“We won it. We really clobbered ’em!” Hart’s eyes lowered and his arms drooped. He said, “Not that it matters.”
The engine started and Randy turned away to face the thousand-year night.
The Drowned World (1962) by J.G. Ballard forecasts what the world might look like if climate change continues. Robert Kerans is a biologist, part of a team commissioned by a governing group at Camp Byrd in Greenland to study evolving flora and fauna in lagoons covering a drowned city that turns out to be London. Temperatures are soaring, and the four or five hours of work that can be gotten in must be accomplished before noon. Regular storms belt the area. The surface is covered with lagoons and jungle, with only the upper stories of buildings remaining visible. Both animal and plant life are regressing toward the Triassic, thousands of new species resulting from mutations in an “avalanche backwards into the past.” Mosquitoes are the size of dragon-flies, and giant bats race through the air. The water levels continue to rise as do the temperatures. The sun is an “enormous blow torch.” Temperatures at the equator are up to 180 degrees. Fertility has declined drastically. The past and the future (in this case a return to the prehistoric) are conjoined. “In the early morning light a strange mournful beauty hung over the lagoon; the somber green-black fronds of the gymnospores, intruders from the Triassic past, and the half-submerged white-faced buildings of the 20th century still reflected together in the dark mirror of the water, the two interlocking worlds apparently suspended at some junction in time, the illusion momentarily broken when a giant water spider cleft the oily surface a hundred yards away.”
In the case of The Drowned World, climate change is not man-made, although Ballard predicted man-made climate change in a later novel, The Drought. It’s the result of solar flares. Unlike most heroes in post-apocalypse fiction, Kerans embraces the new world. He sees the future receding into the past to a point “where a second Adam and Eve found themselves alone in a new Eden.” Kerans and others experience strange dreams of the Triassic world, triggered by unconscious instincts handed down through the generations. At least some humans are “being plunged back into the archaeopsychic past, uncovering the ancient taboos and drives that have been dormant for epochs.” When his commander Riggins returns to Camp Byrd, Kerans, his girlfriend Beatrice, and a fellow scientist Bodkin stay behind. They are soon joined by a group of looters led by Strangman and his black helpers, trailed by a group of albino alligators, a warped commentary on the colonial past. When Strangman drains one of the lagoons, exposing the buildings and sidewalks of the past, Kerans and his friends see abomination. They have come to see the waters as nurturing amniotic fluid.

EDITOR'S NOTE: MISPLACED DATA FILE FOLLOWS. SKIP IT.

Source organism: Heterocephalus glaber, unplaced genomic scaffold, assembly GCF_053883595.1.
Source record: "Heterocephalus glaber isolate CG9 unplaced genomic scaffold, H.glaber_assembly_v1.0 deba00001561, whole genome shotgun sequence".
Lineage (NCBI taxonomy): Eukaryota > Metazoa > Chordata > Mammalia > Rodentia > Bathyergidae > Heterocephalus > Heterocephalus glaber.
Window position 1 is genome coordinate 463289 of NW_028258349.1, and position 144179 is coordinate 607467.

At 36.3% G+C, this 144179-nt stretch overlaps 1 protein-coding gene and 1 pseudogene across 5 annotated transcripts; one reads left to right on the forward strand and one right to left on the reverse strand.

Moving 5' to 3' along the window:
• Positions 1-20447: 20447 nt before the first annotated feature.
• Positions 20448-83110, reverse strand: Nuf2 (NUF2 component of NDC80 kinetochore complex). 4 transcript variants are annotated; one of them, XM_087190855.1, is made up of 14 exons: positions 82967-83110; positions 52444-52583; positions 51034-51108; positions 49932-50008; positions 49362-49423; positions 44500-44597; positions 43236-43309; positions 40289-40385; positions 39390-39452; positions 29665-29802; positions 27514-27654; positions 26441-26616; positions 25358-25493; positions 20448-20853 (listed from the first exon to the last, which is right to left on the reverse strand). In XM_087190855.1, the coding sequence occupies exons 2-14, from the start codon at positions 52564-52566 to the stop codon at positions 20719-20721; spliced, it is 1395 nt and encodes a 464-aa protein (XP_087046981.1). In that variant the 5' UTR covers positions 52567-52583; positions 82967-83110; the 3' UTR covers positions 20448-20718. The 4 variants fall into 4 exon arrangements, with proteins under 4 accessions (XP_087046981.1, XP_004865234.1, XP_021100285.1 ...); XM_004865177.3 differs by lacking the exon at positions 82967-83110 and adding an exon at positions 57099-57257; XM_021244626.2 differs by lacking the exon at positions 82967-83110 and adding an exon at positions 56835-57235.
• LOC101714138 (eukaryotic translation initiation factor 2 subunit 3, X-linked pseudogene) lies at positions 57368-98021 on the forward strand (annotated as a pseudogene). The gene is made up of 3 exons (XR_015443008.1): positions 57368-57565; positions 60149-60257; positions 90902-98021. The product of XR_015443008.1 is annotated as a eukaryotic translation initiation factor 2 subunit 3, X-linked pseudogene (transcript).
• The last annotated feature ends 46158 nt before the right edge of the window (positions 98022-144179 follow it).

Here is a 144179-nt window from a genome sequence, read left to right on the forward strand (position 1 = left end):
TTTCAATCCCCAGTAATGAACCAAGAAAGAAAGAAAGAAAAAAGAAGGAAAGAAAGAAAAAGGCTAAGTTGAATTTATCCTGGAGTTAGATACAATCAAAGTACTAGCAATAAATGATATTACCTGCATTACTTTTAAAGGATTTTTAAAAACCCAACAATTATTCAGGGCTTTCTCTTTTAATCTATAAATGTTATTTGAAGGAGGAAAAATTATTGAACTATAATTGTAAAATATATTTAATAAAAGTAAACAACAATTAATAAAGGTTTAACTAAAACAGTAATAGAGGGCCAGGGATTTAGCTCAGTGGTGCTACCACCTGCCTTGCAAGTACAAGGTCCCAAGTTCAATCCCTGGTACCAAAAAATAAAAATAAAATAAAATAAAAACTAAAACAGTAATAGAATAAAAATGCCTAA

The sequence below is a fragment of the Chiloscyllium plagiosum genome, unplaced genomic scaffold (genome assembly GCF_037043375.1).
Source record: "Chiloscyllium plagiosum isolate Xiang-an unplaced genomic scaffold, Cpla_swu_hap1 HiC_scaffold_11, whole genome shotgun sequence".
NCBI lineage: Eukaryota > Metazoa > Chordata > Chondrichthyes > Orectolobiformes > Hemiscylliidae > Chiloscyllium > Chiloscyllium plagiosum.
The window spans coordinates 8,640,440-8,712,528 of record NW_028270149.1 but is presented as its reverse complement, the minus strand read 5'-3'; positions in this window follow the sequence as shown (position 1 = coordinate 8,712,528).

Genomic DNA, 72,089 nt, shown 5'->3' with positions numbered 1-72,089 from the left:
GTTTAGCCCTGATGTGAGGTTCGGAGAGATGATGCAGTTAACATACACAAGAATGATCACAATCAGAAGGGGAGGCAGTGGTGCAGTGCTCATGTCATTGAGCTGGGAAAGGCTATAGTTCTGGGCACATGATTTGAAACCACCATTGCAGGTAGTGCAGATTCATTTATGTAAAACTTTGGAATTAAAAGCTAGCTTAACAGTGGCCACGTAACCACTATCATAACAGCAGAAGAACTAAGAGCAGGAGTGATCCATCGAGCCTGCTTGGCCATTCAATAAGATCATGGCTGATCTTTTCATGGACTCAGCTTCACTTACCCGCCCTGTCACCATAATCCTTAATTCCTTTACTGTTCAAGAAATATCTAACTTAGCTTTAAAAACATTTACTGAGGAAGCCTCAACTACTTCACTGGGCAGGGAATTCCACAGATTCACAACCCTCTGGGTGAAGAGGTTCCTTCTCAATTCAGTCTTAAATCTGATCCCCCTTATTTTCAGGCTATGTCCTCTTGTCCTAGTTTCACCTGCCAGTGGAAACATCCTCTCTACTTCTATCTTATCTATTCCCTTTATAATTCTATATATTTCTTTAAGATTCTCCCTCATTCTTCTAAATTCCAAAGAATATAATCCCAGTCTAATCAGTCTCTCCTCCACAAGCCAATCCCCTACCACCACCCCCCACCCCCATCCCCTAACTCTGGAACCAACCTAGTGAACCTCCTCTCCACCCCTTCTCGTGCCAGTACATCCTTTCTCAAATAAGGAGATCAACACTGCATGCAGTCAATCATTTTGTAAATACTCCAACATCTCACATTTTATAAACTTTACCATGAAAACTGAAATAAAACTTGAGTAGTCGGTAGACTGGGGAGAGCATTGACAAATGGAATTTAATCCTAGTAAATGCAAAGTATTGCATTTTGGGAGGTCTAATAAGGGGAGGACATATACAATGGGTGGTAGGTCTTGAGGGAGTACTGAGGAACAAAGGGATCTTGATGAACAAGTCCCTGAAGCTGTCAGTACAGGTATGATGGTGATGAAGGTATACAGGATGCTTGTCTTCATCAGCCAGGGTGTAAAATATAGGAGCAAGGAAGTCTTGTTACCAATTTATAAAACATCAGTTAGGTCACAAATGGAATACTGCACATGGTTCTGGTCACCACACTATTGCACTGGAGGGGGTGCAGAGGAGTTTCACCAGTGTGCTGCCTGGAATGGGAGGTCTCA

In the end, Kerans bombs the barriers holding back the waters and restores the lagoon. He heads south, alone and wounded, “a second Adam searching for the forgotten paradises of the reborn sun.”
Ballard’s version of climate change is in service to his theory of psychological time travel. That’s not likely to be the way it will go.
More contemporary post-apocalyptic novels may have gotten a better read, in both senses of the word. There’s The Road by Cormac McCarthy and Oryx and Crake (2004) by the inimitable Margaret Atwood for starters.